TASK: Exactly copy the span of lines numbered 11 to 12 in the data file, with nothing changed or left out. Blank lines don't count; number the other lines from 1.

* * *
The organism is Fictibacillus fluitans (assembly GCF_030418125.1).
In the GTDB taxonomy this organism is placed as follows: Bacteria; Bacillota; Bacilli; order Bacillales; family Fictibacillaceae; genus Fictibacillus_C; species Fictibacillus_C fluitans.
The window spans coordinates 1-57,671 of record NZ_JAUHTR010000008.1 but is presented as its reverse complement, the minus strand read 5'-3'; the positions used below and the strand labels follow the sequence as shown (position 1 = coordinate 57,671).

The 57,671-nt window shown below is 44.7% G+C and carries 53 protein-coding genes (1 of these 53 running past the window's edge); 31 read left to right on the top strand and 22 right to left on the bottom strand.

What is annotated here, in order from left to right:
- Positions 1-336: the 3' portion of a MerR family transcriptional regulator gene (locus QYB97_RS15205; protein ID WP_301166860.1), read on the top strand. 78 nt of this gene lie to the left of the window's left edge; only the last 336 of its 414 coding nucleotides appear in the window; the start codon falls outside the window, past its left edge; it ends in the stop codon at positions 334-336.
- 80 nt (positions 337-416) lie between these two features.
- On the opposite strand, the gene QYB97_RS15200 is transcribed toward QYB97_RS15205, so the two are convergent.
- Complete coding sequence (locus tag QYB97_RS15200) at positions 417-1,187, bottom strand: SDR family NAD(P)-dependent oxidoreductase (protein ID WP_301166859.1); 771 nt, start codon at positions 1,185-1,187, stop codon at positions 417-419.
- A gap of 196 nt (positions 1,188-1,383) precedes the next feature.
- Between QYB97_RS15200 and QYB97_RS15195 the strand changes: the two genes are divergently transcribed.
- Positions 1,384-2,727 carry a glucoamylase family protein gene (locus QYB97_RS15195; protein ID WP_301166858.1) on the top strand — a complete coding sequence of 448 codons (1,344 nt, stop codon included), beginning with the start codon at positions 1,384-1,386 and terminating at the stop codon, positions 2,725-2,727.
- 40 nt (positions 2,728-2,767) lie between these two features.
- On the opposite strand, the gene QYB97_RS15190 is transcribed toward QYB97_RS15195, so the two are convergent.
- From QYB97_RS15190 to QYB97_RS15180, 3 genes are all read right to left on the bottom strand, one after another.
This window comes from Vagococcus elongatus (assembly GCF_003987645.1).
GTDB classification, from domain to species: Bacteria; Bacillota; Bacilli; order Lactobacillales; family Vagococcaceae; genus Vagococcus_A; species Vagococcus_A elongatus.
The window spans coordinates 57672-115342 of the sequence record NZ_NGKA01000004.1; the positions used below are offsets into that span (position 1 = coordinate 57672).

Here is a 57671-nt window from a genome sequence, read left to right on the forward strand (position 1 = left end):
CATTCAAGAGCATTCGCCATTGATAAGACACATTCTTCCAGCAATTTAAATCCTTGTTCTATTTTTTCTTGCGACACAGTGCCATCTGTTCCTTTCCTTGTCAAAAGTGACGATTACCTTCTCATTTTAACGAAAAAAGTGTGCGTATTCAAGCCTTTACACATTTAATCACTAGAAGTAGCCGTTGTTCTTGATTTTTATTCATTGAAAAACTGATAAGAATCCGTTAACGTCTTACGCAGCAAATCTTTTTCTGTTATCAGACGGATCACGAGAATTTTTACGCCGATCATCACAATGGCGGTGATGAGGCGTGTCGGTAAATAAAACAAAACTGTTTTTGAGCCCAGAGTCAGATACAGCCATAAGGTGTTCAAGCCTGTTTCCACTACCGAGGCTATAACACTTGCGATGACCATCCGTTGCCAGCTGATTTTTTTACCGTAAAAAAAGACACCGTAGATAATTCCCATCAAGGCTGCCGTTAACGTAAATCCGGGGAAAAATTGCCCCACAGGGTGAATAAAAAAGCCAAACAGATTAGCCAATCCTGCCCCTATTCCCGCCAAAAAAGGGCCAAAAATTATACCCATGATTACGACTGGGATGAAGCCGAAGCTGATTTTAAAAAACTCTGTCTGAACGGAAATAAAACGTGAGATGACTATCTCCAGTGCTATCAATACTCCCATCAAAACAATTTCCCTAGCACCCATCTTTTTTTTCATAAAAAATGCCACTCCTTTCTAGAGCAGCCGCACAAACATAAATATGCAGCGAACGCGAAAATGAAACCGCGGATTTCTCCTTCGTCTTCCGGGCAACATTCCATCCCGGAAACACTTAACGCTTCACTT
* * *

- Between QYB97_RS15200 and QYB97_RS15195 the strand changes: the two genes are divergently transcribed.
- Positions 1,384-2,727 carry a glucoamylase family protein gene (locus QYB97_RS15195; protein ID WP_301166858.1) on the top strand — a complete coding sequence of 448 codons (1,344 nt, stop codon included), beginning with the start codon at positions 1,384-1,386 and terminating at the stop codon, positions 2,725-2,727.